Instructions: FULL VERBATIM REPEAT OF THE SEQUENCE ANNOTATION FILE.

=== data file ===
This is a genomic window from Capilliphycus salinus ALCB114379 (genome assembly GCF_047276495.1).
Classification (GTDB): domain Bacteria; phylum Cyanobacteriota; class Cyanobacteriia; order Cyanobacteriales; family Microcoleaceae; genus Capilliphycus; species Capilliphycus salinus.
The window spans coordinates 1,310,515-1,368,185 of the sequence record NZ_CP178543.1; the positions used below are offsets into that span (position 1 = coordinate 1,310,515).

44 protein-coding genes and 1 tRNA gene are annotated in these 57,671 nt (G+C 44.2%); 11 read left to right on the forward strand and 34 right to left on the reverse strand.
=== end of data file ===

This is a genomic window from Capilliphycus salinus ALCB114379 (genome assembly GCF_047276495.1).
Classification (GTDB): domain Bacteria; phylum Cyanobacteriota; class Cyanobacteriia; order Cyanobacteriales; family Microcoleaceae; genus Capilliphycus; species Capilliphycus salinus.
The window spans coordinates 1,310,515-1,368,185 of the sequence record NZ_CP178543.1; the positions used below are offsets into that span (position 1 = coordinate 1,310,515).

44 protein-coding genes and 1 tRNA gene are annotated in these 57,671 nt (G+C 44.2%); 11 read left to right on the forward strand and 34 right to left on the reverse strand.